Since elected to office in 2015, Trudeau has vowed to undertake measures to improve the lives of low-income workers and families. His 2021 election platform stated similar goals as well [6]. These policies align with the left-wing ideology of the SPD and Greens, which could bode well for relations between the two countries if shared left-wing values are demonstrated. However, if the SPD and its coalition allies choose to embrace opposition to free trade and protectionism in the name of defending German workers, trade between Canada and Germany could suffer a blow. Trade between the two countries will be dependent on economic trends in the aftermath of the pandemic as well as the willingness of the coalition government to maintain the principles of free trade.

The FDP, the third party within the coalition and the one with the fewest number of seats, has its party values based on liberalism and pro business economic policy. While the Greens and the SPD do value workers' rights and have protectionist tendencies, the coalition government will have within it voices advocating for trade, which will create favourable circumstances for the Canadian economy.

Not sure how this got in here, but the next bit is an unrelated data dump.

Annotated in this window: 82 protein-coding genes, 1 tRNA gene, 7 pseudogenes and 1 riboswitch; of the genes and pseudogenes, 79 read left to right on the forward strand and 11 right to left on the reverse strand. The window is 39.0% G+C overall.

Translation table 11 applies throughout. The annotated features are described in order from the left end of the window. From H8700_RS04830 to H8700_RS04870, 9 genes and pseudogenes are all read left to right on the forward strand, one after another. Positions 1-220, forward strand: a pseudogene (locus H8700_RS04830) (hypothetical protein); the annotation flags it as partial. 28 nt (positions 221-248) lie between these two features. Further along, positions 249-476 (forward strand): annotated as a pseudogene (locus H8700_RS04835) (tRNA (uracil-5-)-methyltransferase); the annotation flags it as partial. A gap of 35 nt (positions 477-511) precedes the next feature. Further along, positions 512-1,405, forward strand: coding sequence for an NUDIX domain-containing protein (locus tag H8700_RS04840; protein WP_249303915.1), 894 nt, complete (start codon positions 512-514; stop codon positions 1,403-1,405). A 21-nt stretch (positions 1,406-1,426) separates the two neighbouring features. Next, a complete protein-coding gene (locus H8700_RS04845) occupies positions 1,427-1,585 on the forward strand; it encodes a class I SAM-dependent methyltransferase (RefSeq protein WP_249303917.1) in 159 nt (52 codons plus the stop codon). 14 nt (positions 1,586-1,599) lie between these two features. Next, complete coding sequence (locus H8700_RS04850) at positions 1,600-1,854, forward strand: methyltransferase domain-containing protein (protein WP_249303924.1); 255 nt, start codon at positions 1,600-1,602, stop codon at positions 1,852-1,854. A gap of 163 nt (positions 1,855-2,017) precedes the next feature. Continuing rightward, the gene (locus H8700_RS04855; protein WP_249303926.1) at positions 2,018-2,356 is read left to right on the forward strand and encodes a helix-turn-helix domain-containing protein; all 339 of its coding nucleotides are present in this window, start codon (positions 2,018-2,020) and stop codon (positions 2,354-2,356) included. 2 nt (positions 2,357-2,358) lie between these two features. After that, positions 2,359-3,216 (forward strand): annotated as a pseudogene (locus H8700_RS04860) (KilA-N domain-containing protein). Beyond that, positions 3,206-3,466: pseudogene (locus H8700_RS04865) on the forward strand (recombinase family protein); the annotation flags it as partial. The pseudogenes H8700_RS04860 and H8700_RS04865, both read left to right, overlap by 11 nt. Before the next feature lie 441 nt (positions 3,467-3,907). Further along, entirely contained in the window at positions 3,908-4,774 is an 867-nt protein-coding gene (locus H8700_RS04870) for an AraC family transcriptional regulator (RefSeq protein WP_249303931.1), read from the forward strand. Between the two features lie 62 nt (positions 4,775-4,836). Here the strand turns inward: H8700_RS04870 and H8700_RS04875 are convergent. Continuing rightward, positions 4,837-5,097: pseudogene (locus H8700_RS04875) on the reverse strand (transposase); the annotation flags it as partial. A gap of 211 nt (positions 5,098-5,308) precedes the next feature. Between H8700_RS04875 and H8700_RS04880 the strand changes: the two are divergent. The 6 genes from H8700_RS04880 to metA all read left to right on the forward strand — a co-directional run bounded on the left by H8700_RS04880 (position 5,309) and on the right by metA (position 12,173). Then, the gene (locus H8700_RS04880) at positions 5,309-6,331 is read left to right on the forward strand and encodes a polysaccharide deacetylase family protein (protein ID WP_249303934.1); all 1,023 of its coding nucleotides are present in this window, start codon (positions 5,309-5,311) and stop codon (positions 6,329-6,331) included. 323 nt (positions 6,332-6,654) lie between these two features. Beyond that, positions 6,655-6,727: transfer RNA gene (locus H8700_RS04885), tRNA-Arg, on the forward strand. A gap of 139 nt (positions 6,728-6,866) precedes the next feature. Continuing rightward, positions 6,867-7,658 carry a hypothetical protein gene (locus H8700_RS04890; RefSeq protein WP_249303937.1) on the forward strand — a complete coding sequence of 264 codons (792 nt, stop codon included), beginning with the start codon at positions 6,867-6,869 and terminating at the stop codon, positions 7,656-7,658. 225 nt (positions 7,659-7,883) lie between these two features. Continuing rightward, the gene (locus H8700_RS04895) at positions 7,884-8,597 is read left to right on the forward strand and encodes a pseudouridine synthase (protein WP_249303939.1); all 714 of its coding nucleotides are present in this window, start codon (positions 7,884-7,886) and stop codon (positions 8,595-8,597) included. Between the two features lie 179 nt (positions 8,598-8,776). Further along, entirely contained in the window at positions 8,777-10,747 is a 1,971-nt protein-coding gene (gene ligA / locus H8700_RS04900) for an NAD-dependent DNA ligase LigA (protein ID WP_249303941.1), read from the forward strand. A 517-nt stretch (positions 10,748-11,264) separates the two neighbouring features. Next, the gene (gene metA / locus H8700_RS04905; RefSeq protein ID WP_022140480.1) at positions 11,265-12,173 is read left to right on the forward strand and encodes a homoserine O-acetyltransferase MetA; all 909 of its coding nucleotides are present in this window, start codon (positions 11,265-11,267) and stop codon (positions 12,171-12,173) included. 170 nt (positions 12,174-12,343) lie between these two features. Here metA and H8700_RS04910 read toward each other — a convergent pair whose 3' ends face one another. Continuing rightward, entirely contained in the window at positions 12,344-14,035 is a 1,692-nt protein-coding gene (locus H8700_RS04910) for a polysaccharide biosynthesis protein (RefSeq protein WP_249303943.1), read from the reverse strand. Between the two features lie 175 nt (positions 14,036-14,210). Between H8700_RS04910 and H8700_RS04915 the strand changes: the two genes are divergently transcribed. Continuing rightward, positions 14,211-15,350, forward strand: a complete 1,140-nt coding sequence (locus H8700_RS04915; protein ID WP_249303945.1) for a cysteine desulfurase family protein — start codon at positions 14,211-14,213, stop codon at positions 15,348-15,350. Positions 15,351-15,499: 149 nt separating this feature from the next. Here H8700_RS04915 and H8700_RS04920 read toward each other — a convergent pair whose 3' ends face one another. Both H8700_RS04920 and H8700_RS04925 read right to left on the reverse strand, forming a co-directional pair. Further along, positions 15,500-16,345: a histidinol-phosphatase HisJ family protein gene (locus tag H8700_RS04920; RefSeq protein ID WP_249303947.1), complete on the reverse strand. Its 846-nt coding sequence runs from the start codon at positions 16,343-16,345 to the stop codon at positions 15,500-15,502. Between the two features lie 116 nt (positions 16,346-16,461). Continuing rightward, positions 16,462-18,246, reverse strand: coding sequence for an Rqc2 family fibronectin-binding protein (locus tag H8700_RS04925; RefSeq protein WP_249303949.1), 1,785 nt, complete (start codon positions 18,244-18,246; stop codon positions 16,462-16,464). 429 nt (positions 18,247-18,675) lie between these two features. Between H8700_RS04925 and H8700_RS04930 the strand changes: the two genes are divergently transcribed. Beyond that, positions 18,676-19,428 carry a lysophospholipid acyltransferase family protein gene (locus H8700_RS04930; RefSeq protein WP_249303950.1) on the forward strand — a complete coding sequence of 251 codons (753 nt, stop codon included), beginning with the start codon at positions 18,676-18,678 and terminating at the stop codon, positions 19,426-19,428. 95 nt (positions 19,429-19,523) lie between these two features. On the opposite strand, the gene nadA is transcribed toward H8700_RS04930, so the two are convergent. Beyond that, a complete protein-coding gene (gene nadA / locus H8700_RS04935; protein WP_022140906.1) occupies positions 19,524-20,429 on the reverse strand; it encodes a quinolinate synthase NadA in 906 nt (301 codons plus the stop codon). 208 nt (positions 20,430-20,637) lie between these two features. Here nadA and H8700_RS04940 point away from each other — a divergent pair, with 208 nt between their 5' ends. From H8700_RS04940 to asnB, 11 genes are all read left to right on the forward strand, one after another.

Environmental Policy

One aspect that will affect Canadian German relations will be the tackling of climate change and environmental policy. In this area, Canada and Germany will find a great deal of common ground and potential for cooperation. However, failure on the part of either country’s leadership to meet climate goals or participate in climate action could lead to colder relations. Given the coalition government includes left wing parties in the SPD and Greens, as well as a liberal party in the FDP intent on keeping pace with global trends in the FDP, climate policy will feature heavily.

Olaf Scholz, the likely successor to Merkel as chancellor, has vowed to bring about a swift transition within Germany toward renewable sources of energy such as solar and wind power to help in the fight against climate change [7]. This sentiment offers potential for economic and environmental collaboration between Germany and Canada. Canada is currently a world leader in renewable energy production, with Canada obtaining 18.9% of its power from renewables. Canada is also the second largest producer of hydroelectricity in the world [8]. Canada has an opportunity to share technical knowledge, expert analysis, and mutual investment in green technologies with the German government. This could have the effect of endearing Canada to the German government, opening up collaboration in other areas and gaining an ally on the international stage in Canada’s fight against climate change.